Give Berkshire Hathaway chairman Warren Buffett some credit for acknowledging that he has revised his views about the perils of federal budget deficits. A careful reading of Buffett’s latest annual letter to shareholders indicates that the Oracle of Omaha may be revising his public positions about taxes, too, though he isn’t quite so bold as to come out and say so directly.
Mr. Buffett’s letter is worth a close read every year, and this year more than ever. Mr. Buffett, who is 88, serves a lot of functions, but one of them is as a public face of capitalism at a moment when the free enterprise system seems increasingly under attack by self-proclaimed socialists such as Senator Bernie Sanders and a newly elected member of the House, Alexandria Ocasio-Cortez.
Taxing and spending — and managing the gap between the two — is one of the central functions of politics. So Mr. Buffett’s word on the matter carries the weight of his accumulated experience and reputation. That’s something, even after discounting for his tendency to promote his own interests — “talk his own book,” as they say on Wall Street — and to adjust his sails to the prevailing political winds.
On the deficit point, Mr. Buffett seems to throw his lot in with those in the economic debate — tax-cutting supply-side economists on the pro-growth right and big “stimulus” spenders on the pro-growth left — who argue that concerns about accumulated deficits are overstated or misplaced.
“Those who regularly preach doom because of government budget deficits (as I, myself, regularly did for many years) might note that our country’s national debt has increased roughly 400-fold” over the past 77 years, Mr. Buffett writes in the letter released this past weekend. “That’s 40,000%!”
Mr. Buffett notes, though, that anyone who “panicked at the prospect of runaway deficits and a worthless currency” and put $114.75 into gold instead of American stocks 77 years ago would have made a poor decision, foregoing more than a half million dollars of gains.
On the tax point, Mr. Buffett is more subtle. In a 2012 New York Times op-ed, Mr. Buffett had described an investor turning down a deal for tax reasons as a figment of “Grover Norquist’s imagination,” a reference to the longtime president of Americans for Tax Reform.
“Let’s forget about the rich and ultrarich going on strike and stuffing their ample funds under their mattresses if — gasp — capital gains rates and ordinary income rates are increased,” Mr. Buffett wrote then, dismissively.
Now that taxes at the corporate level have been cut instead of raised, Mr. Buffett is telling something of a different story. In this year’s letter, he explains that the Trump corporate tax cut “materially increased the intrinsic value of the Berkshire shares you and I own. The same dynamic, moreover, enhanced the intrinsic value of almost all of the stocks Berkshire holds.”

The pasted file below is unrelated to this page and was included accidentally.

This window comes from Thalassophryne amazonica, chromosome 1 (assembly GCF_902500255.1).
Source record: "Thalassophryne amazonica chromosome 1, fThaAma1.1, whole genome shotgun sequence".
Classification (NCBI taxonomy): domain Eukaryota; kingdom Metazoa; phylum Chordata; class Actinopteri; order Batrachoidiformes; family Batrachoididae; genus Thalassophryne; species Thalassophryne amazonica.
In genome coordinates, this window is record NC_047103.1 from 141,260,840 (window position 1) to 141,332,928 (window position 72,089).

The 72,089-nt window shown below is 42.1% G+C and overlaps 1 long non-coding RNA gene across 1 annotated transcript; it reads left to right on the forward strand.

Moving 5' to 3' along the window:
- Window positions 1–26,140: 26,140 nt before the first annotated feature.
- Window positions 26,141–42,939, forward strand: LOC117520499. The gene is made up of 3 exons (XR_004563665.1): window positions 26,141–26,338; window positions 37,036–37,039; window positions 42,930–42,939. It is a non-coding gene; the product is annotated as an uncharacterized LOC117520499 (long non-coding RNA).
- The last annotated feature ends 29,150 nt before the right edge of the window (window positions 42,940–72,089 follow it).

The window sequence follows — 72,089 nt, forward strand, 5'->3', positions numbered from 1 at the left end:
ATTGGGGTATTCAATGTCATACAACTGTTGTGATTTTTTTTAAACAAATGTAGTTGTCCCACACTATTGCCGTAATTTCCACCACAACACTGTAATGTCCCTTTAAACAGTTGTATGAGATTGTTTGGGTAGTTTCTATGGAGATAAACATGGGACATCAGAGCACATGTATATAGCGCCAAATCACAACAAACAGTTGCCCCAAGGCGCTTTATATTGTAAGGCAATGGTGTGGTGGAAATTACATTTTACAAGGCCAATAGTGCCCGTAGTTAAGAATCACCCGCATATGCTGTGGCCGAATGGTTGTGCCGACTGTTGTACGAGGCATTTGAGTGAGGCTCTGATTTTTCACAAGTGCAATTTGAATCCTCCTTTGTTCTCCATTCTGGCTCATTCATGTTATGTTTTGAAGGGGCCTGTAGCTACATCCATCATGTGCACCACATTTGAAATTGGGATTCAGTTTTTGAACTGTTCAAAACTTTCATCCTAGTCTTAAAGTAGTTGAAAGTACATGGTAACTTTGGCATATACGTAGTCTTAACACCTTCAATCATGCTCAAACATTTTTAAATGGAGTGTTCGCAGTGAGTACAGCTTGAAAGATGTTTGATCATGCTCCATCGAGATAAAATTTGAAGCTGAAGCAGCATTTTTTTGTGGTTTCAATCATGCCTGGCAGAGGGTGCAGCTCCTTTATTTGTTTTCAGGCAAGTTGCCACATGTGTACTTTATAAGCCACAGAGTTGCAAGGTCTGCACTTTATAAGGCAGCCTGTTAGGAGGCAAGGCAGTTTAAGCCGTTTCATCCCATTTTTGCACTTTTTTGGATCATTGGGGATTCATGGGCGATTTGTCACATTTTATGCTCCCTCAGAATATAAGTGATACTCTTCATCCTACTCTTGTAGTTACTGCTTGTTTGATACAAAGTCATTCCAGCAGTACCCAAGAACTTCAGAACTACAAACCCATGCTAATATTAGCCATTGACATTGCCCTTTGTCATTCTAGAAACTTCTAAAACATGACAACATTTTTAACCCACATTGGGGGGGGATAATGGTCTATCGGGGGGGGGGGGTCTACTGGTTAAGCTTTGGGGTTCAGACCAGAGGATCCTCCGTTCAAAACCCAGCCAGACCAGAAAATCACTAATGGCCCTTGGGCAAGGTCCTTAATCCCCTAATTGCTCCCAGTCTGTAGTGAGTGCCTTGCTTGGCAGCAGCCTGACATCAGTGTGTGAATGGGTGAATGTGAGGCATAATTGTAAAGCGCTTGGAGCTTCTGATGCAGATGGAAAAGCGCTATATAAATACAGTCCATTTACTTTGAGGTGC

One of the most useful aspects of this year’s Berkshire Hathaway shareholder letter is the concrete and specific way that Mr. Buffett explained how the tax cut makes companies worth more to their shareholders.
Here is how he put it: “Like it or not, the U.S. Government ‘owns’ an interest in Berkshire’s earnings of a size determined by Congress. In effect, our country’s Treasury Department holds a special class of our stock – call this holding the AA shares – that receives large ‘dividends’ (that is, tax payments) from Berkshire. In 2017, as in many years before, the corporate tax rate was 35%.”
Buffett went on to describe the effect of the lower rate enacted by the Republican Congress at Mr. Trump’s urging. “Last year, however, 40% of the government’s ‘ownership’(14/35ths) was returned to Berkshire – free of charge – when the corporate tax rate was reduced to 21%. Consequently, our ‘A’ and ‘B’ shareholders received a major boost in the earnings attributable to their shares.”
Mr. Buffett’s defenders will surely point out that his New York Times op-ed was about personal income and capital gains tax rates, while the discussion in this year’s shareholder letter was about corporate tax rates. The principle, though, is precisely the same — the value of an asset or of a flow of earnings changes depending on how much of it the government is going to seize in taxes. It doesn’t matter whether that seizure is annually at the corporate tax level, or at the level of an individual shareholder’s capital gain on sale of stock or income on receipt of a dividend. Either way, the less the government takes, the more the asset or the flow of earnings is worth.
This has implications, too, for whether American stocks overall are overpriced or underpriced relative to historical levels. Many of the price-earnings-multiple comparisons that get thrown around don’t take individual tax-rate changes into account. If the Trump corporate tax cut “materially increased the intrinsic value of the Berkshire shares,” so too do individual income and capital gains tax cuts materially increase the value of companies and their shares.
That’s not a figment of Grover Norquist’s imagination. It’s basic math.